Breakfast the next morning while we packed up the tents, bandaged blisters, and split up the injured woman's load among us.With each person carrying one extra bundle, nobody was working too hard, and she was able to continue while her back recovered.
Another 10 or 12 km to go; more beaver ponds, more leafy trails, and a very nice day.
At least when you're only doing 10-12 km per day, you have the chance to add in more relaxed hikes when you're done, so we headed out again for an evening hike. Lost Lake to Islet Lake to Push Lake and back again.
We got back at about 8:00, and two young people who'd stayed behind, decided they were going to do the same walk. I was of course concerned about the possibility of them getting lost as nightfall approached, but even in May, it's not really dark until well after 10:00. Nonetheless, I reviewed the trail map with them, and made sure they had a cell phone that was turned on and flashlights. I also mentioned the coyote pack that hunted in the area they were heading for, and told them that while they wouldn't have any problems, if the pack came to check them out to yell and throw things until the went away.
About 45 minutes later, we heard the coyotes suddenly burst into song, exactly in the area our two young friends were headed for. This is a large pack with around 12-15 members, and they are quite capable of taking down a deer or elk, but there was no real risk to two healthy young adults. But my cell phone rang, and a nervous voice advised me that they'd decided to turn back. I headed for the turnout to our campsite, just to make sure they didn't miss it in the dark, and waited for them to turn up.
The next morning, it was time for a few hard choices. The injured woman wasn't much better, and I had someone else with a nasty blister and a third person who was struggling with the weights and the pace. One nice thing about a recreational area is that, in addition to amenities like good signage, outhouses and potable water, there are often alternate routes to take.
I opted to send the larger, faster part of the group back out to the vehicles (13 km) while myself and the three casualties took a shorter, easier route out to a different access point. Still a nice walk, and Islet Lake looked very different in the morning light.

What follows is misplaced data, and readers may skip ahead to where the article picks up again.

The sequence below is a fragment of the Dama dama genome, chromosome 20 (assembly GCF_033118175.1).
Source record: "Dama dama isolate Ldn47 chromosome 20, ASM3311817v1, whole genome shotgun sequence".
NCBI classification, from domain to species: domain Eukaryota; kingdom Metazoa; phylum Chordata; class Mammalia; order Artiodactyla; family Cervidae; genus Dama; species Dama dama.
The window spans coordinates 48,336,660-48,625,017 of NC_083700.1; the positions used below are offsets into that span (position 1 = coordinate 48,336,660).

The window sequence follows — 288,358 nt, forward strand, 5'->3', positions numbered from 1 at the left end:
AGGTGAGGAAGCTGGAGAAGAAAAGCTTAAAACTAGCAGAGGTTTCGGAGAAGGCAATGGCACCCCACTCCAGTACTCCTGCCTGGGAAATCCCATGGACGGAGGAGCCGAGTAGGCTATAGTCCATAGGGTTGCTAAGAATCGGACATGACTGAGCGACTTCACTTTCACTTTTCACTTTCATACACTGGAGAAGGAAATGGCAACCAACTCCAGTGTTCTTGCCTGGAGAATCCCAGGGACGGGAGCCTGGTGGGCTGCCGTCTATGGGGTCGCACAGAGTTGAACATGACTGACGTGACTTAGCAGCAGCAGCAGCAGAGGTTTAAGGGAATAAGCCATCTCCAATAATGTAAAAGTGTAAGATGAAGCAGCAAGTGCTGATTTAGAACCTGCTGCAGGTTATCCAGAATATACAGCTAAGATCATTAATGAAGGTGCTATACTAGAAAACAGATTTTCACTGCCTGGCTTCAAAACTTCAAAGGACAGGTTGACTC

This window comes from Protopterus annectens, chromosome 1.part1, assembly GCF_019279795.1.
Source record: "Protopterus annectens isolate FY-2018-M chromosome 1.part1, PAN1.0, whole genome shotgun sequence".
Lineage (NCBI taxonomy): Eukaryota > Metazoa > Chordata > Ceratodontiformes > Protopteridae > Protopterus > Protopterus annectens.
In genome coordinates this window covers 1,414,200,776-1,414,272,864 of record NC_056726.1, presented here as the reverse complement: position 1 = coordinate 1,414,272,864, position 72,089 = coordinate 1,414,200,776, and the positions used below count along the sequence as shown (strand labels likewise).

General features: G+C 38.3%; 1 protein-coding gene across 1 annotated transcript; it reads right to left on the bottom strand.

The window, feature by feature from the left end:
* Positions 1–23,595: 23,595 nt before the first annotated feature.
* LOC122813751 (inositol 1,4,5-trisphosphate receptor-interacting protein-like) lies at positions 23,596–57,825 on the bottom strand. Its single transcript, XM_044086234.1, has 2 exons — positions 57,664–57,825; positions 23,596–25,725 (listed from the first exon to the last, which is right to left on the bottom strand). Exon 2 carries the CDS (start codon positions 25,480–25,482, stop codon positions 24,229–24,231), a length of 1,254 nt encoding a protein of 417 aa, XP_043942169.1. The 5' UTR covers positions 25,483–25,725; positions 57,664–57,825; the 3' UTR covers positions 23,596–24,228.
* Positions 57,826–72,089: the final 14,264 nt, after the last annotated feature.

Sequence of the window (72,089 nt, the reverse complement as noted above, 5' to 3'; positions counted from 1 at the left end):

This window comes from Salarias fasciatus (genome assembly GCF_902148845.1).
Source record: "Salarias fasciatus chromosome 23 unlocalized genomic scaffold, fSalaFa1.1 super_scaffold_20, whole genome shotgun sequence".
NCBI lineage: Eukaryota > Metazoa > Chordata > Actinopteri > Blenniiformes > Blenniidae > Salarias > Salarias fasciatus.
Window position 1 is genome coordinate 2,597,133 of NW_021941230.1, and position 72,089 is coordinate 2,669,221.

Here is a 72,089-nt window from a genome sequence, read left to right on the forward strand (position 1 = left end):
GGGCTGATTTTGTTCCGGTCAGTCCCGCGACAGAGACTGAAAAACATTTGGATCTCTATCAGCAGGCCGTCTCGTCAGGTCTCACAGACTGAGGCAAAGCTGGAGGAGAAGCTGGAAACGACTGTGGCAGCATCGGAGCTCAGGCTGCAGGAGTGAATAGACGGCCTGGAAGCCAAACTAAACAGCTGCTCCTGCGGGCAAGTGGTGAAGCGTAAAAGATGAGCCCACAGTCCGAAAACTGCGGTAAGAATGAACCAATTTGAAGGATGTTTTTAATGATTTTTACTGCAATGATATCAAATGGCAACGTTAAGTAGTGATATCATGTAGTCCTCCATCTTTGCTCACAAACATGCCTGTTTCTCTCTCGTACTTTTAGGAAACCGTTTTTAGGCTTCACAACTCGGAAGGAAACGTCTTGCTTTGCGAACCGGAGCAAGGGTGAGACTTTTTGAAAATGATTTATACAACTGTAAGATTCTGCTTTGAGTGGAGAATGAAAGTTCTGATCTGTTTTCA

I tell people that there are three important elements to a backpacking trip besides just the hike itself: preparation, pacing and teamwork. I usually joke that the last mainly involves getting your partner to carry as much as possible without them realizing it! I was glad to see that no one took me seriously, that when we ran onto a problem, everyone stepped up to work as part of the team, to help out the member who was injured.
Should she have come at all? She knew she had a bad back, but she'd been doing a lot of hikes with a dayback just to see if she felt she could keep up. Everything seemed fine beforehand. Instead of buying a pack that was the right size for a three-day walk, she borrowed an 85 litre Osprey expedition pack. It was too big for her, and she didn't know how to set it up properly for herself. By the time anyone realized there were problems with the fit and the balance, she was already hurting.
And to her credit, she stuck out the whole trip, which meant that while the rest of us could carry on without changing the mission. And of more importance, the Backpacking Prep is intended to uncover any problems in a safe location, near to help, rather than halfway up a mountainside or halfway through a week-long trek. From that perspective, it did exactly what it was supposed to do.